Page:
David
E.
Camacho
INTRODUCTION
In
1987,
the United Church of Christ Commission for Racial Ju
published the most widely recognized study of race and the i
dence of environmental hazards in the United States. Nine y
after the first complaint of "environmental racism" was raised,
can Americans, American Indians, Asian Americans, and Lat
are even more likely to find themselves neighbors of comme
hazardous waste facilities. Moreover, local government officials
sistently allow for the location of hazardous and toxic waste facil
in low-income neighborhoods and communities. Consequen
low-income groups
as well as people of color suffer disproport
ately from the regressive impacts of environmental policy. Furt
the average fine for violations of federal hazardous waste and
vironmental statutes in these communities has been found to
significantly lower than those imposed for violations in largely w
neighborhoods. These policy practices are due, in large part, to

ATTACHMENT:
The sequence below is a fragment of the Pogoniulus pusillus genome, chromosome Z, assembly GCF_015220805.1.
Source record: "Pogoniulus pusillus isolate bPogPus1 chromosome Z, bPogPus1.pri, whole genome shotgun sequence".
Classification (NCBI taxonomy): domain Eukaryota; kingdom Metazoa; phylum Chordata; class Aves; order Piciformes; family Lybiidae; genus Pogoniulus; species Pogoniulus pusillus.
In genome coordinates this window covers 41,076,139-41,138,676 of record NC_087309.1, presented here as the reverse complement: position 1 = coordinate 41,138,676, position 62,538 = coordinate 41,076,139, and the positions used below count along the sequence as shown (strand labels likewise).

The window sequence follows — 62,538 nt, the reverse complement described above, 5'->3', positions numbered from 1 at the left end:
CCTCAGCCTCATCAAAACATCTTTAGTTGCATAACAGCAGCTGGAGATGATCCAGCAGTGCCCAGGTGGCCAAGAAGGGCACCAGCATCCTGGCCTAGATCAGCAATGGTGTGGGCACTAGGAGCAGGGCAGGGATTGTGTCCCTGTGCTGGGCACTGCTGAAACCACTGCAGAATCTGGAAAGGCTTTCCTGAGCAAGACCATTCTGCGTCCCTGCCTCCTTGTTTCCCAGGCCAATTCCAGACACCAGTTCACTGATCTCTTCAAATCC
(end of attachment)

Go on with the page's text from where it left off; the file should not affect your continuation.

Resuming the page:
persistent underrepresentation of people of color in the policym
ing process and to the lack of public advocates who represent l
income neighborhoods and communities.
An unprecedented period in the history of environmentalism
the United States is upon us as low-income groups, members of
working class, and people of color steadily form an active and vis
presence in local environmental activities. These groups are em
ing as a movement for environmental justice and are providing
leadership for environmental activism in communities that have
torically been neglected by environmental politics. Environme
concerns of the past-preservation and conservation-are being s
plemented by struggles for participatory democracy. Much of
success of the environmental justice movement has come from
intersection
of race, gender, and class groupings. This socially in
sive, multiracial coalition connects environmental issues with th
of racial and gender inequality, lack of health care and social servi
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